Bomb Detector, Game System Win Business Awards
Organizers Say Student Ideas Rival Professional Venture Plans in Sophistication
A scanning device to detect car bombs and a system for hosting online video-game contests took top honors at this year’s UT Dallas Business Idea Competition.
The third annual competition, sponsored by the Institute for Innovation and Entrepreneurship at UT Dallas, drew entries from 45 graduate and undergraduate teams, who vied for $30,000 in scholarships and cash prizes.
“We were pleased by the level of participation and the quality of the ideas in this year’s competition,” IIE competition director and School of Management faculty member Daniel Bochsler observed. “The 114 students in the competition included representatives from every school at UT Dallas.”
MBA students Adam Rivon and Swapnil Bora took home the top prize in the graduate division for MS3-Modern Security, an electronic surveillance system to scan the underside of vehicles to detect bombs. Continuing concerns about terrorism create a need for the product, Bora and Rivon said. The pair won $6,500 for placing first and $500 more for making the best idea presentation. The team can use the money to help turn the idea into an actual business venture. “We’ll need to raise about $360,000 to get started,” Rivon said.
ReadyUp, an environment to host and regulate online console-game competitions, took the $6,500 top prize in the undergraduate competition. The team included junior Nathan Bachus and senior Jinson Jose from the School of Management and sophomore Travis Dirr from the Erik Jonsson School of Engineering and Computer Science. The team, which began beta testing of the concept in March, said the system would eliminate problems encountered by video gamers and offer sponsorship opportunities for businesses. “We will use the prize money to upgrade and expand the current system,” Bachus said.
The top place in each division also included a $1,000 allowance to be used in connection with travel to intercollegiate business plan competitions.
Past winners of the UT Dallas competition have competed successfully in intercollegiate competitions across the country. Several have started businesses based on the ideas they presented in the competition, said IIE Executive Director Joseph C. Picken. “There are a number of really good ideas here,” he said. “We will continue to work with the top teams to refine and develop their ideas. It’s gratifying to see the entrepreneurial ability of our UT Dallas students.”
Returning judge Jim Lafferty of Genesis Biosystems, Inc. said graduate-level teams this year showed “a higher level of sophistication, with higher quality and more consistent presentations,” which made judging very challenging. “I’ve looked at investor pitches, and some of them are not even close to this level of quality,” said Lafferty, an adviser to the institute. “These are compelling ideas.”
“There is an energy about the competition,” said another returning judge and institute adviser, Scott Ticer of angel investor association Lone Star Angels. “These are folks who are not just talking about entrepreneurship, but they are actually being entrepreneurs.”
The contest was held during Global Entrepreneurship Week (Nov. 16-22), a worldwide observance designed to encourage young people to bring creativity and imagination to business endeavors.
From left: Joel Fontenot, IIE supporter and managing partner of Trailblazer Capital; winning graduate team members Swapnil Bora and Adam Rivon; Joseph C. Picken, executive director of the IIE; and Dan Bochsler, a School of Management faculty member.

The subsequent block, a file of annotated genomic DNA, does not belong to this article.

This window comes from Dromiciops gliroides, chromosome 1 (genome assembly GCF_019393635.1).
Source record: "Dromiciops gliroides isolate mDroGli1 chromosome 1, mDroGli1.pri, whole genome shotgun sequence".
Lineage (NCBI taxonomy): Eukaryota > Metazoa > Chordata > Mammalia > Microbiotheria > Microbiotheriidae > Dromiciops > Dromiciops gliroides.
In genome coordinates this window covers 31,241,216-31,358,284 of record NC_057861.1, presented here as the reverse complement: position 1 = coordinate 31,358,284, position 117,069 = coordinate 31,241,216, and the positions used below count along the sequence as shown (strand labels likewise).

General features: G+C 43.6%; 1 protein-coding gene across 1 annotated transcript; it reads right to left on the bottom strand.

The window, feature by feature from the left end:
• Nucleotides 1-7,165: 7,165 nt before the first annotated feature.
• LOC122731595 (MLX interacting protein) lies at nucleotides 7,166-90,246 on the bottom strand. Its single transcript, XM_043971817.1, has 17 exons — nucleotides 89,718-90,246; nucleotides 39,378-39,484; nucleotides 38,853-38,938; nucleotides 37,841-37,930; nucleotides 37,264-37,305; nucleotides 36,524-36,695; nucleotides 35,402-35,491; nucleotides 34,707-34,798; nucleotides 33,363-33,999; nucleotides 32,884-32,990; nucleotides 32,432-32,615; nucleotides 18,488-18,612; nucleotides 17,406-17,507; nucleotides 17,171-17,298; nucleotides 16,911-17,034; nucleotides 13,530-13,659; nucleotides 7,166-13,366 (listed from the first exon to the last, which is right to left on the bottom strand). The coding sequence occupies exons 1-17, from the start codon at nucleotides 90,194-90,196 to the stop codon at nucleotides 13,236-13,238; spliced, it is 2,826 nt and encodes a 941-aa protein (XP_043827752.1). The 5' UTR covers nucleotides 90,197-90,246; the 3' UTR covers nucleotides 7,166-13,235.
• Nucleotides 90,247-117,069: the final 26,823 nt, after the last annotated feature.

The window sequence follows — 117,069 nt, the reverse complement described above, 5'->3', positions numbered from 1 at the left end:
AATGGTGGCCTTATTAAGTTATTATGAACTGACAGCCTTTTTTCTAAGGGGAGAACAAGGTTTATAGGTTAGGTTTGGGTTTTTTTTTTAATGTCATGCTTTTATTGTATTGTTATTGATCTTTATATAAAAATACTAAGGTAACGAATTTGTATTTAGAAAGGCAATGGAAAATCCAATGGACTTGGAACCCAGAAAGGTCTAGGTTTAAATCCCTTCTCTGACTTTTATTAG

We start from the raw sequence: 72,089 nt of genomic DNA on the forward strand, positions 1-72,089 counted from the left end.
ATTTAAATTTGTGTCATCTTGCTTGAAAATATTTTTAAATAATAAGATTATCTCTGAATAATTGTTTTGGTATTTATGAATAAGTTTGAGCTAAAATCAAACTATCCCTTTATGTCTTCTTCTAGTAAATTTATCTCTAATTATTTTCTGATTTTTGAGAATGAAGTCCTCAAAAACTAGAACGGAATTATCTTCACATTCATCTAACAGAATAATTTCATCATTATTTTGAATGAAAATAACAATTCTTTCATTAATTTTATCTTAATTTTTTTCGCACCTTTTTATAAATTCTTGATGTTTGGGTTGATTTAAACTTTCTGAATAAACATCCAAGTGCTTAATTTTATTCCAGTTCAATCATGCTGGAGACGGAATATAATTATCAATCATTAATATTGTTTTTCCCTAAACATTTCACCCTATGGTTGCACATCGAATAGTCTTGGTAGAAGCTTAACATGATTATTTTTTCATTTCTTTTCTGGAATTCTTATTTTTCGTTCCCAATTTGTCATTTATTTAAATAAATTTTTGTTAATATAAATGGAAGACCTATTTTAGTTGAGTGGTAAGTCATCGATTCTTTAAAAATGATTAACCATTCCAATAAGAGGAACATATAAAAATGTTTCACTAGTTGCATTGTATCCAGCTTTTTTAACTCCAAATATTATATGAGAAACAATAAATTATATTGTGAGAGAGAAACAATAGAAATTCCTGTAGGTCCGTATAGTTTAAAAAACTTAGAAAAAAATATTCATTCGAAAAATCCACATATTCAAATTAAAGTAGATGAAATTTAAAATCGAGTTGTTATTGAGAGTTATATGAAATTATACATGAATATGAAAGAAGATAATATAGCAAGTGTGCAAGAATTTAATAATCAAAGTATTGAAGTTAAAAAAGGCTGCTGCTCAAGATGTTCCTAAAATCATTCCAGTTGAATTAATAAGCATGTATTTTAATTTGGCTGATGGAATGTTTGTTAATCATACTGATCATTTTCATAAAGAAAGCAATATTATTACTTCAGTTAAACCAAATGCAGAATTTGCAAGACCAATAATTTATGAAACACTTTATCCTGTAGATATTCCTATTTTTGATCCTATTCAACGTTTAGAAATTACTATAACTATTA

|Undergrad winners (from left) Nathan Bachus, Jinson Jose and Travis Dirr proposed ReadyUp, a system for online game competitions.|
Other graduate division winners:
- First runner-up honors and $4,000 went to the Innovators team, made up of School of Management graduate students V. Giri Srinivasan and Vidhya Rohini Raman, and Harini Sridharan, a doctoral student in the School of Economic, Political and Policy Sciences. Their idea used the global positioning and voice-recognition applications available for smart phones to help visually impaired people successfully navigate city streets and use public transportation.
- Second runner-up and $2,000 went to team Charity League, made up of MBA student Travis Sanderfer and 2008 MBA graduate Sam Acosta, who crafted a way for fantasy sports league players to pursue that hobby while supporting their favorite charity with an ongoing revenue stream for the charity.
- Third runner-up ($1,000) was team Solanics, made up of MBA students Melinda McCall and Miaoxin (Alfred) Zhou, who integrated consumer electronics with new organic semiconductor technology in a proximity sensor device to increase vehicle safety for drivers who have problems with depth perception.
Other undergraduate division winners:
- Besides taking top undergraduate honors with ReadyUp, Nathan Bachus, Jinson Jose and Travis Dirr combined to earn first runner-up honors—and $4,000 in prize money—as the Play Anywhere team, which offered video-game players a way to use broadband connections to remotely access their own home game consoles and the consoles of other gamers.
- The second runner-up title and $2,000 went to the Danon Group, a team comprised of School of Management juniors Daniel Kao and Heng Phou. Their idea was to establish a “rent-a-flower” agency to help customers trim event costs and waste by renting real flowers that have been preserved.
- Third runner-up was team Bella, made up of Yingda Bi, a senior in the School of Economic, Political and Policy Sciences, and Mashrur Rahman, a senior in the School of Management. They earned $1,000 for Conversation Partners in English, an idea making use of online video and voice chat technology to connect students in China who are eager to learn to speak English with paid conversation partners in the United States. The team also took best presentation ($500) honors.